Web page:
Readers of this journal often find articles in which an investigator describes the relationship between one dependent variable and one or more independent variables. Some recent examples in the Archives are distance of densest scotoma from fixation (dependent variable) as a function of mean rim-to-disc ratio1; color vision defects (dependent variable) and diabetic retinopathy2; and vitreous penetration ratios (dependent variable) and scotopic electroretinography amplitude.3 In some instances these relationships have become guides to surgical practice: the Sanders-Retzlaff-Kraff regression formula is used to select an intraocular lens that yields emmetropia following cataract surgery (axial length and keratometer readings are independent variables).4 It was formulated from a series of cases of intraocular lens insertions. The purpose of this editorial is to provide a brief guide to the strategy and language of the statistical analysis typically used in these studies.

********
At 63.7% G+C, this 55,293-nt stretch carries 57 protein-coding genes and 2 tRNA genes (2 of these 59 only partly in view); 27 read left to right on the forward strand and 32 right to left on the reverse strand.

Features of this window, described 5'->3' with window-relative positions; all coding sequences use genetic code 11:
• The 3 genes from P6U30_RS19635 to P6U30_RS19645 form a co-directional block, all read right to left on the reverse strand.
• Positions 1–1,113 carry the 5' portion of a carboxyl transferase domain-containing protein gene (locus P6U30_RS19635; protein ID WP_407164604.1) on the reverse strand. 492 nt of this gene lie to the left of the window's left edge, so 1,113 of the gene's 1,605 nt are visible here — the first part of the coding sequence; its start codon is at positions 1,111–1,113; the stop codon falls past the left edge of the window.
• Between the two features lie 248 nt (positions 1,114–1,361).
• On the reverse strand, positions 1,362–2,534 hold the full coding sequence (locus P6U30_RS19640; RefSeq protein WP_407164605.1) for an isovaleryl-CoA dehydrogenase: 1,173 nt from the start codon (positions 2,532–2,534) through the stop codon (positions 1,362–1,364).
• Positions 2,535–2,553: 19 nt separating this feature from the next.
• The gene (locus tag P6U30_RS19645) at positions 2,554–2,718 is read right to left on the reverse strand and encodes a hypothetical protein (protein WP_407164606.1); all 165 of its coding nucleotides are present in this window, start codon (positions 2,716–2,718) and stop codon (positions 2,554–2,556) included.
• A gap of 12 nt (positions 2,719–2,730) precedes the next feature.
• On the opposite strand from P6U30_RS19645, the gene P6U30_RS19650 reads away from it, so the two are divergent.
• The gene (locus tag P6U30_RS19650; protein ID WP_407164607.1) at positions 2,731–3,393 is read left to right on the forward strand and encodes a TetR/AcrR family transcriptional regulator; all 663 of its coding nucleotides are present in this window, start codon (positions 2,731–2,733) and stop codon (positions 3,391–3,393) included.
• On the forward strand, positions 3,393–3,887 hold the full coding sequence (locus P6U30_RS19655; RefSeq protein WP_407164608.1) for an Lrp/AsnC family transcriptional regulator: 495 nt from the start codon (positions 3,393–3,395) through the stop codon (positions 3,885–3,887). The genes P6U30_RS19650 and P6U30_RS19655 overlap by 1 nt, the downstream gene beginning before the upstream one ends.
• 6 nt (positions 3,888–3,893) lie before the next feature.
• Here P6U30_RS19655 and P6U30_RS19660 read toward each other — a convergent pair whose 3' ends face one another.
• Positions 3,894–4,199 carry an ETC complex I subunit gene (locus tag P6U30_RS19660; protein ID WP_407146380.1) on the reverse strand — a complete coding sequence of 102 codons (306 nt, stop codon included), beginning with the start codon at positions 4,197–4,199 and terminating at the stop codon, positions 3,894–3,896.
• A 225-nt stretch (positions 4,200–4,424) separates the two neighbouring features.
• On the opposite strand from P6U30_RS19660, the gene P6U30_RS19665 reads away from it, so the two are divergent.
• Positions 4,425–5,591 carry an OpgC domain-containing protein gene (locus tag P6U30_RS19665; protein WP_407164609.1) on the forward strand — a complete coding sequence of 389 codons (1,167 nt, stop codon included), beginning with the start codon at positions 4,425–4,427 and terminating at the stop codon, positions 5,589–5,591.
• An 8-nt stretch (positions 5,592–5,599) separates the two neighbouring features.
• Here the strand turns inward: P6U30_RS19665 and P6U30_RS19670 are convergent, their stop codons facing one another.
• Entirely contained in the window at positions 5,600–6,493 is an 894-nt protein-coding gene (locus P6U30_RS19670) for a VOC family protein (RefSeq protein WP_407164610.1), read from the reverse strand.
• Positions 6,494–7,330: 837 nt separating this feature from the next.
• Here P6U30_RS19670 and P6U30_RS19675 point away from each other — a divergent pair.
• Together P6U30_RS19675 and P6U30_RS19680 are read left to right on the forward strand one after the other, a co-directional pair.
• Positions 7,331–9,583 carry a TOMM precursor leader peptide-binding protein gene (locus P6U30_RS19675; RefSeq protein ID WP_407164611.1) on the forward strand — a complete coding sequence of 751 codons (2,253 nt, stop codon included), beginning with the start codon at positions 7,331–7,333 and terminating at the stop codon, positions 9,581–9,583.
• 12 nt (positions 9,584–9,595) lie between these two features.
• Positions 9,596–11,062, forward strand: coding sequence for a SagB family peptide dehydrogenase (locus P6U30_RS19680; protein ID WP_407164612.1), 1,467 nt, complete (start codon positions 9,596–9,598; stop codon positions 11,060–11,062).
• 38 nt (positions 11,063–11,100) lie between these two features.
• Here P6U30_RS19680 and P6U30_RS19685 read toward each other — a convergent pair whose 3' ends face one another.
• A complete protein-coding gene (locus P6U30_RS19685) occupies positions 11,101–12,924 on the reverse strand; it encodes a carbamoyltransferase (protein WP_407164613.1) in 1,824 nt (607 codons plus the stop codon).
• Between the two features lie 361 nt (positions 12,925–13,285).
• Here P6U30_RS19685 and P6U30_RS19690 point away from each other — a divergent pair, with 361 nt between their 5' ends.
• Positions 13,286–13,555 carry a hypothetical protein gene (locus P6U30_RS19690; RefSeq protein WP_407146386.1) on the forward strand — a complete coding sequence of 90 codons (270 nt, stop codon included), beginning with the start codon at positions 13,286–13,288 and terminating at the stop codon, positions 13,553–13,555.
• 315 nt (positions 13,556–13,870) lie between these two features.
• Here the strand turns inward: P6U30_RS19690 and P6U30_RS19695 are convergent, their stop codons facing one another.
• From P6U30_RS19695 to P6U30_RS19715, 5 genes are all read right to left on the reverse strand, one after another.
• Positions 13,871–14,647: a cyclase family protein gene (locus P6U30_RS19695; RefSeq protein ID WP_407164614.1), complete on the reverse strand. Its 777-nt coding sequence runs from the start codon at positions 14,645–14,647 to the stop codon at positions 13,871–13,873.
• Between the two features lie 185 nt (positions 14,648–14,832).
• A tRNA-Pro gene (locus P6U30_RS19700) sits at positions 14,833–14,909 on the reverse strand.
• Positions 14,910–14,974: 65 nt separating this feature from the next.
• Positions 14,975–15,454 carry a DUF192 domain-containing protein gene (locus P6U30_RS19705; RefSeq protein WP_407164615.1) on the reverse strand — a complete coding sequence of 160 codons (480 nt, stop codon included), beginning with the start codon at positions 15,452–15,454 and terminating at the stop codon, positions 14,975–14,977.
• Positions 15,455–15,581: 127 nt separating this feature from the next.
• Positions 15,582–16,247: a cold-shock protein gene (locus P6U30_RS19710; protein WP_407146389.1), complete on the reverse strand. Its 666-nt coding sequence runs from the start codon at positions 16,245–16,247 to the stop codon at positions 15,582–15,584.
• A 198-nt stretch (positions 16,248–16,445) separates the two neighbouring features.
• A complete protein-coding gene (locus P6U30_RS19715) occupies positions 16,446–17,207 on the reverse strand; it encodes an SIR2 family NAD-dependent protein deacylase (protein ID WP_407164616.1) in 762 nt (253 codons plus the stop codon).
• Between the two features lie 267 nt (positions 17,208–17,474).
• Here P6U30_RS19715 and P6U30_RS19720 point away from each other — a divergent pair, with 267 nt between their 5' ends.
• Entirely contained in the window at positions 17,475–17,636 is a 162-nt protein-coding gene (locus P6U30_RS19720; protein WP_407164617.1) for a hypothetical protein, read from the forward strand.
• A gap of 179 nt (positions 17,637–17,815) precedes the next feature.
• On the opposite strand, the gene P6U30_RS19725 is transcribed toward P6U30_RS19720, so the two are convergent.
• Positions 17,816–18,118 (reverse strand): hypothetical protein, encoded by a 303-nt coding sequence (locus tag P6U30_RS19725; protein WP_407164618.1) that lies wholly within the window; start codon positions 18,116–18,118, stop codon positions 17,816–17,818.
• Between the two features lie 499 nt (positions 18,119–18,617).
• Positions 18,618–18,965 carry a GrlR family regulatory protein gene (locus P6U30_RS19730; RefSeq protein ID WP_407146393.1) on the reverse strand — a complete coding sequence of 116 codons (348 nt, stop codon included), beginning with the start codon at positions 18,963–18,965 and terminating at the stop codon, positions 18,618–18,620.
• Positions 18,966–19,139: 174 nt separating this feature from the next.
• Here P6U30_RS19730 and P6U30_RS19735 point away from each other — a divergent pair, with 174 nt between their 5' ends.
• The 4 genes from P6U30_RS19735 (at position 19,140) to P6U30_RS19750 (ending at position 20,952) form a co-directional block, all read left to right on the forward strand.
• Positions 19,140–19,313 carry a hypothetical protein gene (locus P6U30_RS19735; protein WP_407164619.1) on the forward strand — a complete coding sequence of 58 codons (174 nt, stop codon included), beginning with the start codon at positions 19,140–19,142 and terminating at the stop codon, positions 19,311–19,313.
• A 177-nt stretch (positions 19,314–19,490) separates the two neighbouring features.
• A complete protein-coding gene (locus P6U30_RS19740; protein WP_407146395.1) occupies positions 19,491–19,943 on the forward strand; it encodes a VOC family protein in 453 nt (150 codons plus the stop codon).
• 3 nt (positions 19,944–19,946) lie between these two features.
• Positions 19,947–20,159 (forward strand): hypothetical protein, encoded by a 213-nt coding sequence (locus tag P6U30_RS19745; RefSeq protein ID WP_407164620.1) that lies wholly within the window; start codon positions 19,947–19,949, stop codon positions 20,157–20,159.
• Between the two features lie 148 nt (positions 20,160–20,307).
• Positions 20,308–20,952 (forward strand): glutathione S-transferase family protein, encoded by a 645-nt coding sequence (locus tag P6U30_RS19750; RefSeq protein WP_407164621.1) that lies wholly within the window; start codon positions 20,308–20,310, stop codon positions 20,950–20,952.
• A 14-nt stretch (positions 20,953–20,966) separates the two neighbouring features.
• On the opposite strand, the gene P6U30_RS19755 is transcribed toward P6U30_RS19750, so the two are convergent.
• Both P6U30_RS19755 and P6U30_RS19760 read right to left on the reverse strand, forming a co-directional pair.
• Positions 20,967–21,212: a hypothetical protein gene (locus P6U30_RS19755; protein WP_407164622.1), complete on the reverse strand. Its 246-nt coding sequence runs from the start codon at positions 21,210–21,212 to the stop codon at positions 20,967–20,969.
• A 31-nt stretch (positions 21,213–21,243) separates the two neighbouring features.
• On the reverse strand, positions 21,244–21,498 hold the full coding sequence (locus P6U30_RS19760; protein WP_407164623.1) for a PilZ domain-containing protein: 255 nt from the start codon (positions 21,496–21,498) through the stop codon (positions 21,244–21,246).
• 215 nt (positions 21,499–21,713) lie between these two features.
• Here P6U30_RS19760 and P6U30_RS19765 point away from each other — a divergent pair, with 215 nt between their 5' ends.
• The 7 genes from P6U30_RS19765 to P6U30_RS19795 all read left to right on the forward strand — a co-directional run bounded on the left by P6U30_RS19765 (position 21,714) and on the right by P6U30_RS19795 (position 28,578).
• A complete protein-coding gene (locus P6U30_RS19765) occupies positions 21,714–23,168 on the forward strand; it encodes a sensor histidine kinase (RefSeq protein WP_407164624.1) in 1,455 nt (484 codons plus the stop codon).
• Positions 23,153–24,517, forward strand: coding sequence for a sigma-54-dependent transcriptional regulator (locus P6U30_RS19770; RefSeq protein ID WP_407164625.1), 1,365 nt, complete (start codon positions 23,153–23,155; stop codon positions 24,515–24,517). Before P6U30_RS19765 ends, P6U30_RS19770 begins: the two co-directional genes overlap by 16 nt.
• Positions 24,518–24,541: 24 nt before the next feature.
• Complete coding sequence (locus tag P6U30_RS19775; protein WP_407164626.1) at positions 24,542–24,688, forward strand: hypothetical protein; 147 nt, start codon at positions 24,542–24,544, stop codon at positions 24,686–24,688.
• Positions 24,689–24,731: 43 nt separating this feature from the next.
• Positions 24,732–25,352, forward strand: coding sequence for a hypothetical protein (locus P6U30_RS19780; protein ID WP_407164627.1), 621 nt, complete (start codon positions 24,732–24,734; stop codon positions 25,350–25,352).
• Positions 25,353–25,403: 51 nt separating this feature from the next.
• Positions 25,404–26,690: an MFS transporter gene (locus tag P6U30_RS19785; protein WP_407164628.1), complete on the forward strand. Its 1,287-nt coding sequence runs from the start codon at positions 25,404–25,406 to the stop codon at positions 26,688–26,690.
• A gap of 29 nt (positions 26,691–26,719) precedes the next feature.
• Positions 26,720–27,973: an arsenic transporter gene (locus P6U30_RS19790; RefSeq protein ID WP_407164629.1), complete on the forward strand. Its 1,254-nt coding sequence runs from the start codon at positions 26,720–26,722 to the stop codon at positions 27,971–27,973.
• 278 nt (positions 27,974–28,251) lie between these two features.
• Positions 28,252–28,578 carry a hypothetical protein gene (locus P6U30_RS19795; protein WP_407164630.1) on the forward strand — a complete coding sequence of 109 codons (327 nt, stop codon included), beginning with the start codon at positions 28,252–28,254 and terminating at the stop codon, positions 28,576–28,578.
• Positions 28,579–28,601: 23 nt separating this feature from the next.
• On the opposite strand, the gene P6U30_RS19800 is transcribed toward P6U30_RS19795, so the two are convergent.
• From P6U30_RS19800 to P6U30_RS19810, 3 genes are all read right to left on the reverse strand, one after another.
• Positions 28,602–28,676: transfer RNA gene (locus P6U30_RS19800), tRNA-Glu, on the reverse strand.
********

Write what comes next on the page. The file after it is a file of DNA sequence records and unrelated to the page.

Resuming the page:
The investigator assigns a scale of measurement to his
Seigel D. Regression. Arch Ophthalmol. 1987;105(2):185–186. doi:10.1001/archopht.1987.01060020039023
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